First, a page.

I wouldn't call you insane for for only wanting L&D, but do keep in mind just because you loved/hated something in nursing school does not necessarily mean that you will love/hate it once you're in the field. I've seen many new grad hires that went to nursing school just for l&d, and were out of there before their one year anniversary hit. I've also seen nurses that hated l&d, wanted no part of it, and that's where they ended up settling. I was one of the haters, but it just so happened that l&d was where I ended up fresh out of school. I never would have believed it would be my passion.
As far as saying you don't have to have med surg experience, no you don't, but it makes life much easier. OB nursing in itself can be overwhelming when you are coming straight out of school and learning to be a nurse, not to mention learning the specialty area aspects of nursing. I say yes, l&d is a specialty area unlike many others, but you still have to deal with sick mothers and the effects of it on the baby. It's especially helpful if you do decide to ever work in a high risk setting because you're already familiar with the disease processes, and then you can apply it easier to mom/baby. Experiences vary, and what I've found is that if you're in a large hospital as a new grad, you will have more of a support system than a new grad in a smaller hospital. If you're in a small or more rural hospital, it may just be you and one other nurse on nights, so you're going to have to get it faster....keep that in mind.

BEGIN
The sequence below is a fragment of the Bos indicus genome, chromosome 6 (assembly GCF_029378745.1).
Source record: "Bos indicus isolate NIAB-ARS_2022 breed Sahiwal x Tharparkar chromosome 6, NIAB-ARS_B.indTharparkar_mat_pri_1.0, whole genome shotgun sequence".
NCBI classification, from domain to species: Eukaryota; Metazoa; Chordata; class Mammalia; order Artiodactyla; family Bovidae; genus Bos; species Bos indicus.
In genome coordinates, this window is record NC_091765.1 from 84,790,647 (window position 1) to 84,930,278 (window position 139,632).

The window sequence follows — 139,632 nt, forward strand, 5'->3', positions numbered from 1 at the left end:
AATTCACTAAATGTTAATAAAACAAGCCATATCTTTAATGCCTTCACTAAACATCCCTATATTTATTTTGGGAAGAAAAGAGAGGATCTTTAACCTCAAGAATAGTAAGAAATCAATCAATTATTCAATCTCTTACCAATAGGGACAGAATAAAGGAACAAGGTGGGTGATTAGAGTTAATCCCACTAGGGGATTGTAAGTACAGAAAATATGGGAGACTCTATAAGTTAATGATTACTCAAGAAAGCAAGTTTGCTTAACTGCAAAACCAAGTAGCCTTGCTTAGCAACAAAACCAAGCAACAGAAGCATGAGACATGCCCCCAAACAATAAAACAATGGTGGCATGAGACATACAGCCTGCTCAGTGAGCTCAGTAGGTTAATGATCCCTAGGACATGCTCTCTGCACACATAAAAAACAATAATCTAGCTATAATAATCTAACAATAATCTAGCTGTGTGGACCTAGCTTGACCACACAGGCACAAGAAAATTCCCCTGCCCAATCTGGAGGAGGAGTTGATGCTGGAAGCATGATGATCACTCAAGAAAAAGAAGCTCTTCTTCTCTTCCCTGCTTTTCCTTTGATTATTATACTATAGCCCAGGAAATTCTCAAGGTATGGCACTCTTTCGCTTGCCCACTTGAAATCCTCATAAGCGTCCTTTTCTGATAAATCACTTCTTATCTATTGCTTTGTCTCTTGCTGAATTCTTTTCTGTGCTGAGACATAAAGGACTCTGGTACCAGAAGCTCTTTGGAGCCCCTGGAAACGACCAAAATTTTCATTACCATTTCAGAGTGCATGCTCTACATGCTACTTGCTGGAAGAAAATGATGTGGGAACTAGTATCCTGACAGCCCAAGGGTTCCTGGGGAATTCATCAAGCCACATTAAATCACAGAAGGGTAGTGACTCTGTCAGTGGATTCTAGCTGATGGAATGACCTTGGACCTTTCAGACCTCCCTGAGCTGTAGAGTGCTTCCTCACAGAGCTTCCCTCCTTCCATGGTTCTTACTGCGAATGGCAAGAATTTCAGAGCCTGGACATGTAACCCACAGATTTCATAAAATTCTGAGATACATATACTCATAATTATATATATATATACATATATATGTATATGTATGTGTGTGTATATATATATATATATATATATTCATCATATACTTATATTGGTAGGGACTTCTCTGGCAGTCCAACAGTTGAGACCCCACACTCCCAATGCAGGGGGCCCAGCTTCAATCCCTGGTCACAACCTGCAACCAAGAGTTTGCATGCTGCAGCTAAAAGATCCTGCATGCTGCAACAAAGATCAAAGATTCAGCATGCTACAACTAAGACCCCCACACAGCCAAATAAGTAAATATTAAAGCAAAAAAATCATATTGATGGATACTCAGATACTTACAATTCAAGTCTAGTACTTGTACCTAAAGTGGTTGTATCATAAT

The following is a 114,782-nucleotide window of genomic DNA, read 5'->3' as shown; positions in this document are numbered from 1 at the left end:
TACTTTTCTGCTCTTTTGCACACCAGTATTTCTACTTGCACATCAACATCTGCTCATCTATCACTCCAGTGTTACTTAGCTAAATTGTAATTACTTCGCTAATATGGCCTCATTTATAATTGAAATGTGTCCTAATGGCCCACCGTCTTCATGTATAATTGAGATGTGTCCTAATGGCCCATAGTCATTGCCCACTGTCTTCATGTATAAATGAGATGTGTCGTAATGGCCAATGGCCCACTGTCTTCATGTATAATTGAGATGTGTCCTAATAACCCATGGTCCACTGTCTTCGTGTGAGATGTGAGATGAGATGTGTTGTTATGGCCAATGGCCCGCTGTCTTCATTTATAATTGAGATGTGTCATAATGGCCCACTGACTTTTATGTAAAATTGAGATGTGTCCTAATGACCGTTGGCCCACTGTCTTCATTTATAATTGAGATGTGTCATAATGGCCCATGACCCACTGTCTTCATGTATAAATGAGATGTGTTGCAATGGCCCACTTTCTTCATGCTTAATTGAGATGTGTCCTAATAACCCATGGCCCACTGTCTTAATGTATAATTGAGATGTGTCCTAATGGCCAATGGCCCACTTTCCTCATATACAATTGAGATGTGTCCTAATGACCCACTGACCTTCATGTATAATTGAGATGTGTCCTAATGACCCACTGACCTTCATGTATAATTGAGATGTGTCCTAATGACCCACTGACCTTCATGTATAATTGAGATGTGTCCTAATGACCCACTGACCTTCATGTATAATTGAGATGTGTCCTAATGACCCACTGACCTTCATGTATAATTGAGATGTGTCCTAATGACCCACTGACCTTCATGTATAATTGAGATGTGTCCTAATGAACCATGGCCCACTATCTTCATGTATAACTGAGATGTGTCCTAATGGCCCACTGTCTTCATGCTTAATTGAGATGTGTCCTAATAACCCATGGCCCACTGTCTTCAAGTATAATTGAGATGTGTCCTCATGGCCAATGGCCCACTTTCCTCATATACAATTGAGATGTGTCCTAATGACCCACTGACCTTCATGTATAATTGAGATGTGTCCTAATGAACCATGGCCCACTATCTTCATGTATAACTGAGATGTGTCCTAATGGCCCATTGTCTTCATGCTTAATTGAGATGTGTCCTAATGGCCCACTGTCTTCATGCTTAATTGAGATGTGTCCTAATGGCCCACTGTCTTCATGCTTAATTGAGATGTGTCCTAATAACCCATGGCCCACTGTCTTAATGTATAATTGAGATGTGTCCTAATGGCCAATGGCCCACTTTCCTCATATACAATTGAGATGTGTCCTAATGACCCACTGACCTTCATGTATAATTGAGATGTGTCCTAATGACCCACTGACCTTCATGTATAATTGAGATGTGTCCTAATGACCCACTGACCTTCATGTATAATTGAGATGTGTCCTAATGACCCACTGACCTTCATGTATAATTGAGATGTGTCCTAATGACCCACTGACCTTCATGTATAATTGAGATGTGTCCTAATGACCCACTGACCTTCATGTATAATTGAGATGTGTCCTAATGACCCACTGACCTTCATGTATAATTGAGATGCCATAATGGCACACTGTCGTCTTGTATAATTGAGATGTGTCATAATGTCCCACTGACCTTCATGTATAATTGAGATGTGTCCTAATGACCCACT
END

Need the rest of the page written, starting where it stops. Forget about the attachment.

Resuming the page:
As far as rather or not you should take NRP or any EFM courses, I would advise you to wait. Until you see it and are around it, it's not going to really make a whole lot of sense to you. By all means, you can get resource books and be familiar with the terminology and even your basic strips, but I would wait to see if it is something provided by your facility.
As far as how to get into the field, all of the new grads at the rural hospitals I worked at started out on post partum and harassed the manager from there. The larger hospitals hired new grads that applied, called, and made surprise visits to the unit to see the manager. Sometimes, HR may or may not forward the applications without experience. Good luck with everything, and I hope you end up where you want to be!! I'll also pass on the best advise I was ever given when I started work...it takes 2 years to feel competent in l&d!